NAR’s 2024 Membership profile shows the impacts of a difficult market on real estate professionals — many of whom are contending with issues related to affordability and inventory.

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A new report from the National Association of Realtors shows that, amid a tough housing market, the number of Realtors dipped slightly in 2023, while members of the industry did fewer deals and generated less sales volume.

The report, NAR’s 2024 Member Profile, describes 2023 as “a difficult year in the housing market” with the volume of existing-home sales hitting its lowest point since 1995. Against that backdrop, the report shows that NAR membership fell from 1.58 million at the end of 2022 to 1.55 million by the close of 2023. That’s slightly less than a 2 percent decrease.

The report further shows that last year, the typical Realtor completed 10 transaction sides, which is down from an average of 12 in 2022. Typical sales volume also fell from $3.4 million in 2022 to $2.5 million last year, while the median gross income of Realtors landed at $55,800, a dip from $56,400 one year prior.

Those dips are hardly catastrophic, though newer members of the industry appear to be having the toughest time: The report shows Realtors with two years or less of experience had a median gross income of just $8,100 in 2023. In contrast, Realtors with 16 years or more in the business had a median gross income of $92,500.

Overall, Realtors had a median of 10 years of experience in 2023, the report states. That’s a slight dip from a median of 11 years in 2022, which the report attributes to “new entrants joining.”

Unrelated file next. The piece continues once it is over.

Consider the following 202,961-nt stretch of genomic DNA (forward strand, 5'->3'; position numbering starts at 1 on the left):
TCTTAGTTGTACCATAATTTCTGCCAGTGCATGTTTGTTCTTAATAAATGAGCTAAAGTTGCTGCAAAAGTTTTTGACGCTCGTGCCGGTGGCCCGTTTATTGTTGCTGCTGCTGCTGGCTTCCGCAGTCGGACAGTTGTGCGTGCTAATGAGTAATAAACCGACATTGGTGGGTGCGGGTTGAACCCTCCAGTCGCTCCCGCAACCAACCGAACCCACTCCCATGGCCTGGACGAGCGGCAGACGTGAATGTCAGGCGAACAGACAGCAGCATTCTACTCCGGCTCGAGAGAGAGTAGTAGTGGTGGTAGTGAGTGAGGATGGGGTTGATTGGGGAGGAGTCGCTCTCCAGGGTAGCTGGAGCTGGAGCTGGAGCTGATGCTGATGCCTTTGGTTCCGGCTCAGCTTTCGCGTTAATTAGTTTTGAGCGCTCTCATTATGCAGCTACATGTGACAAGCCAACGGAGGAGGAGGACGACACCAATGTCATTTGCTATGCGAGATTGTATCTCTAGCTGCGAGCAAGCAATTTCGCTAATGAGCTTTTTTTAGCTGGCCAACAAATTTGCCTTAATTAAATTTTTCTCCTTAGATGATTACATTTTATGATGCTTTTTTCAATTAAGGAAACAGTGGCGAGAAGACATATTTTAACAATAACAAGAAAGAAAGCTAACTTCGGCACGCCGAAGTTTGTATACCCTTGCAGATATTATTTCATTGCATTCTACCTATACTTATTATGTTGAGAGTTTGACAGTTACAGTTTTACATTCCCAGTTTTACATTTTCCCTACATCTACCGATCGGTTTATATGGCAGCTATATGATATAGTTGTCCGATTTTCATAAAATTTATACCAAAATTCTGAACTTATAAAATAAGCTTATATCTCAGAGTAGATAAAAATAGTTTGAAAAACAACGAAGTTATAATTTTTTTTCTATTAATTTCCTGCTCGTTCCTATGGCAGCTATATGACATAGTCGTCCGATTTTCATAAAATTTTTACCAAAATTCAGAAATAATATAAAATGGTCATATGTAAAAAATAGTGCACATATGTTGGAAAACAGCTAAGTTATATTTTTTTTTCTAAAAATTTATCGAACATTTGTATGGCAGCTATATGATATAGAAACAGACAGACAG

The report also sheds light on how and where Realtors tend to work. For instance, 53 percent of Realtors are affiliated with independent companies, and 88 percent are independent contractors. Realtors in 2023 had also been at their companies for a median duration of five years. That represents a slight dip, and though the report doesn’t speculate on the cause of that change, it could theoretically reflect an intensified recruiting landscape.

Looking at demographics, the report shows that “the typical Realtor is a 55-year-old white female who attended college and was a homeowner.” Additionally, 65 percent of Realtors are women, which is an increase from 62 percent compared to a year prior.

The challenging market hasn’t only impacted Realtors. The report shows that 26 percent of Realtors cited both inventory and affordability as the most critical factors that got in the way of their clients’ ability to find the right home.

Jessica Lautz

In a statement about the report, Jessica Lautz, NAR deputy chief economist and vice president of research, said that “2023 was a difficult year for Realtors due to high mortgage rates and low housing inventory, which significantly impacted home sales volume.”

“Realtors faced competition at all angles — not only to represent clients but also to ensure their buyers’ offers were accepted amid tough real estate market conditions,” Lautz continued.

The report is based on a survey NAR conducted in March. The organization sent surveys to a random sample of 157,711 Realtors and ultimately received 6,113 responses.

The report’s characterization of 2023 as a “difficult year” continues a narrative that began more than two years ago. Following the boom times of the early COVID-19 pandemic, when rates were low and stimulus money flowed freely, the market slowed considerably in 2022 as mortgage rates shot up. NAR’s report notes that rates ultimately peaked near 8 percent last September.

The result of this shift was affordability challenges for buyers, while at the same time, many homeowners opted against listing their homes. In spite of hopes for significant rate cuts and a market shift in 2024, this year has instead seen only modest improvement.

Despite these challenges, however, the report ultimately suggests that real estate professionals are an optimistic bunch: 73 percent of Realtors, the report notes, “are very certain they will remain in the market for two more years.”

Email Jim Dalrymple II

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